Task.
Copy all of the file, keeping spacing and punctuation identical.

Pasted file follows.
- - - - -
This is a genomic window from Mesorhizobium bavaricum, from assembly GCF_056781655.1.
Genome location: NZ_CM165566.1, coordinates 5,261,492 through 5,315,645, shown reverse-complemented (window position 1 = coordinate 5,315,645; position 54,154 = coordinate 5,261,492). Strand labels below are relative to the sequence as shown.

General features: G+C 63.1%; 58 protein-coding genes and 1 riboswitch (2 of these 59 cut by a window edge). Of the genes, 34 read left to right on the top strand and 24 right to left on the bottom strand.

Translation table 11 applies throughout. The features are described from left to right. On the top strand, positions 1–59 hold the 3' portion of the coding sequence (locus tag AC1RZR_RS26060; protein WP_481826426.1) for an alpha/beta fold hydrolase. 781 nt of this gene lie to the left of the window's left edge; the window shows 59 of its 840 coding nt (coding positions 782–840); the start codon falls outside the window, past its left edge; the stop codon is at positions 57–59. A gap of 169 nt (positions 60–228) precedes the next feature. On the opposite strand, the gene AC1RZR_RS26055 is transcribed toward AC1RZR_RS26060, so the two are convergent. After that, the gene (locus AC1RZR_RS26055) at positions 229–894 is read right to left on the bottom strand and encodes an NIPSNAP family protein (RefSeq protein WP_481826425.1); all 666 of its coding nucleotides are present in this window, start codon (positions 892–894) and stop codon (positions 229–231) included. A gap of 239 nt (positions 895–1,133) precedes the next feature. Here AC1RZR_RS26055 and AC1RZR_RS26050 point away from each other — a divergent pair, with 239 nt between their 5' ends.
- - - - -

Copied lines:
This is a genomic window from Mesorhizobium bavaricum, from assembly GCF_056781655.1.
Genome location: NZ_CM165566.1, coordinates 5,261,492 through 5,315,645, shown reverse-complemented (window position 1 = coordinate 5,315,645; position 54,154 = coordinate 5,261,492). Strand labels below are relative to the sequence as shown.

General features: G+C 63.1%; 58 protein-coding genes and 1 riboswitch (2 of these 59 cut by a window edge). Of the genes, 34 read left to right on the top strand and 24 right to left on the bottom strand.

Translation table 11 applies throughout. The features are described from left to right. On the top strand, positions 1–59 hold the 3' portion of the coding sequence (locus tag AC1RZR_RS26060; protein WP_481826426.1) for an alpha/beta fold hydrolase. 781 nt of this gene lie to the left of the window's left edge; the window shows 59 of its 840 coding nt (coding positions 782–840); the start codon falls outside the window, past its left edge; the stop codon is at positions 57–59. A gap of 169 nt (positions 60–228) precedes the next feature. On the opposite strand, the gene AC1RZR_RS26055 is transcribed toward AC1RZR_RS26060, so the two are convergent. After that, the gene (locus AC1RZR_RS26055) at positions 229–894 is read right to left on the bottom strand and encodes an NIPSNAP family protein (RefSeq protein WP_481826425.1); all 666 of its coding nucleotides are present in this window, start codon (positions 892–894) and stop codon (positions 229–231) included. A gap of 239 nt (positions 895–1,133) precedes the next feature. Here AC1RZR_RS26055 and AC1RZR_RS26050 point away from each other — a divergent pair, with 239 nt between their 5' ends.